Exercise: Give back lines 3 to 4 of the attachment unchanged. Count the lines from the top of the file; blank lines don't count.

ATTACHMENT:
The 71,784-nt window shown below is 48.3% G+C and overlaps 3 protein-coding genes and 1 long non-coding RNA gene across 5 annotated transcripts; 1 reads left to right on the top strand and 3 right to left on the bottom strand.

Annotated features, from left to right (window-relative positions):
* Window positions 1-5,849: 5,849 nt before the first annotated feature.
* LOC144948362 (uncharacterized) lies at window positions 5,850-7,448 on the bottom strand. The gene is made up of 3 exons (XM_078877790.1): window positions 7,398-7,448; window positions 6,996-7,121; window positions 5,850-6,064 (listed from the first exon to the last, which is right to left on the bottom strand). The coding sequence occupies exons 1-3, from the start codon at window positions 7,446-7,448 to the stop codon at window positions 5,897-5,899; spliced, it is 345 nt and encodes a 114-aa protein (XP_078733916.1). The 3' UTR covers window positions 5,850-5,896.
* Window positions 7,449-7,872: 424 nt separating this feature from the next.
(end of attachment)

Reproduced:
* Window positions 1-5,849: 5,849 nt before the first annotated feature.
* LOC144948362 (uncharacterized) lies at window positions 5,850-7,448 on the bottom strand. The gene is made up of 3 exons (XM_078877790.1): window positions 7,398-7,448; window positions 6,996-7,121; window positions 5,850-6,064 (listed from the first exon to the last, which is right to left on the bottom strand). The coding sequence occupies exons 1-3, from the start codon at window positions 7,446-7,448 to the stop codon at window positions 5,897-5,899; spliced, it is 345 nt and encodes a 114-aa protein (XP_078733916.1). The 3' UTR covers window positions 5,850-5,896.